This weekend LACMA added eight new works to its collection through its annual Collectors Committee events. All week on Unframed our curators will be highlighting the objects just acquired.
Rare in its scale and in its elaborate imagery, this painted panel derives from an archaeologically little-known area of southwestern Mexico. Its palette of strong primary colors and the prominent use of step-fret imagery throughout its composition, however, identify it as an extraordinary example of the artistic tradition referred to as the International Style, which dominated Mesoamerica during the Late Postclassic period (AD 1200–1400). The International Style originated in the present-day states of Oaxaca and Puebla and spread throughout much of Mexico via an extensive network of commercial and cultural trade routes. These networks, closely linked to the veneration of Quetzalcoatl, the Plumed Serpent, transcended ethnic identities and united disparate areas of Mesoamerica.
The unique aesthetic of the International Style characterizes work in all media from this period. Its specific motifs appear across Mexico, from ceramics from the Pacific coastal state of Nayarit to the murals of Mayapan in the heart of the Yucatan Peninsula to the turquoise mosaics produced in Oaxaca, testifying to the extent to which royal houses were driven to seek new materials in order to maximize the value of their works within the highly competitive gift economy that supported their political alliances. The style also characterizes the system of pictorial communication that allowed peoples speaking diverse languages to communicate with each other and to participate in a widely shared set of religious practices and beliefs.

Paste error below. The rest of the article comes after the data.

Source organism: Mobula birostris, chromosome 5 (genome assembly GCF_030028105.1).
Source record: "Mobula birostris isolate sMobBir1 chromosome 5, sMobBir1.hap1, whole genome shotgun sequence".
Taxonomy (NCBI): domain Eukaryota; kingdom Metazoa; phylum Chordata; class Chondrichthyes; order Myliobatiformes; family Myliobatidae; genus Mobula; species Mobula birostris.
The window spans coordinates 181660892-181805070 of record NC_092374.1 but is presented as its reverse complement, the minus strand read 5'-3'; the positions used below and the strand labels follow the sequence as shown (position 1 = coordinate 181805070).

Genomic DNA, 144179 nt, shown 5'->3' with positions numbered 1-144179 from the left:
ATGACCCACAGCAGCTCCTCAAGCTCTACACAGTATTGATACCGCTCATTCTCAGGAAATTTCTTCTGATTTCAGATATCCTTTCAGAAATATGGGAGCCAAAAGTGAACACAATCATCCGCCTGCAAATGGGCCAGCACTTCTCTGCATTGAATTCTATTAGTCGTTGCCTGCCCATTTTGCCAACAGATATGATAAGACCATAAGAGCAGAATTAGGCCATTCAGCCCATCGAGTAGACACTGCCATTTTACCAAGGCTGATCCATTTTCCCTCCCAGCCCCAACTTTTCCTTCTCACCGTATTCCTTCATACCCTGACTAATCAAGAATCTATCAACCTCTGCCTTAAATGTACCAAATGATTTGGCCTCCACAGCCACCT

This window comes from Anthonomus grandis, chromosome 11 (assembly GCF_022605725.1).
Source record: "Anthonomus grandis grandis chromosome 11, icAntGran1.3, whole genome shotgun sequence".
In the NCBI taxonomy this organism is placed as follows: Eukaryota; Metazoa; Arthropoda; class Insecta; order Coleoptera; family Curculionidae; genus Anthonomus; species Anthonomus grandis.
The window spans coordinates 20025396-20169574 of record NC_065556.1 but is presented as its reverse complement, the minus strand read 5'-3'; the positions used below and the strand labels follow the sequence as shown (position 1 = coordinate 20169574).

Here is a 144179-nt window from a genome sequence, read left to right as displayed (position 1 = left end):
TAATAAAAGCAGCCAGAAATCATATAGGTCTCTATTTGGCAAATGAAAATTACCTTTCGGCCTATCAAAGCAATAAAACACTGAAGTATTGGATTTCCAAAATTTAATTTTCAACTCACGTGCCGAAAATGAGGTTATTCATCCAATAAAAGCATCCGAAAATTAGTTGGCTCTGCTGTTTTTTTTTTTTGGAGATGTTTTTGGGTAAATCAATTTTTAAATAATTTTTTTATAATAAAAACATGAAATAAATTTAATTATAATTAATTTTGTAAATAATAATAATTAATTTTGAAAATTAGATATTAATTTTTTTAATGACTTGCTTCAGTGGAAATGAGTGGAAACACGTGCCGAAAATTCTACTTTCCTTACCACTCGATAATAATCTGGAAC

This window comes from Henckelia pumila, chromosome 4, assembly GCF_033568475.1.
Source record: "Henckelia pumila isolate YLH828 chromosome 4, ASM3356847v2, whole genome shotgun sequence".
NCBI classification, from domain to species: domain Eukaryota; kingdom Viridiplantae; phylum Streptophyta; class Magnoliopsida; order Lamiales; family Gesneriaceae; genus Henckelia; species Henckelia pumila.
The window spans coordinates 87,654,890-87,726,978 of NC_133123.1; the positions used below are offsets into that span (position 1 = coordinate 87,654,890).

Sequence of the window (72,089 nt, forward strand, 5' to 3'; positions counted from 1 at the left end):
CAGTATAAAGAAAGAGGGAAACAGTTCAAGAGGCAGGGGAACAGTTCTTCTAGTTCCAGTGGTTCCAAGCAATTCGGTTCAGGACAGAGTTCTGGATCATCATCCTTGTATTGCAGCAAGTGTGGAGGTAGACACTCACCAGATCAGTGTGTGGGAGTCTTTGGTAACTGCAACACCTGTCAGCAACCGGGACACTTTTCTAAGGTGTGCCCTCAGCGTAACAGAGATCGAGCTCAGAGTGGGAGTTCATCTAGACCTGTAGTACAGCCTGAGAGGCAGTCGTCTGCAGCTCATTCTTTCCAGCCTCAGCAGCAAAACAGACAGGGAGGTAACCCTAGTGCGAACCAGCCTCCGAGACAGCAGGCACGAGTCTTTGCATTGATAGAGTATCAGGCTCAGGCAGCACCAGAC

The face of this panel is divided into three registers, each showing a composite human-serpent figure as its central motif. The intertwined pairs of serpents in each register are animated with human arms and hands, each of which holds a sinuous serpent, while another serpent emerges from the “knot” of each intertwined pair. The registers are framed with a step-fret design painted in red on a white background after the ceramic panel was fired. The geometric pattern of the outer frame reveals the unusual use of brilliant yellow and orange pigments as well as red. The reverse side is severly eroded, suggesting that it may have been in contact with organic matter such as paper, cloth, or human remains, but the painted vestiges of a single richly dressed human figure are still visible.
Within the geographic range of the International Style, the artistic and cultural origins of the panel is confirmed by comparing it to ceramic vessels recovered by UCLA archaeologist Clement Meighan during his excavations at Amapa, Nayarit in the 1950s. Like the panel, many of the objects feature intertwined serpents and step-fret designs and were painted after firing in the same strong primary color scheme. The origins and spread of the International Style is a primary topic of the upcoming exhibition Children of the Plumed Serpent: The Legacy of Quetzalcoatl in Ancient Mexico, opening in April 2012, in which the painted panel will figure prominently.
Virginia Fields, Senior Curator and Co-Department Head, Latin American Art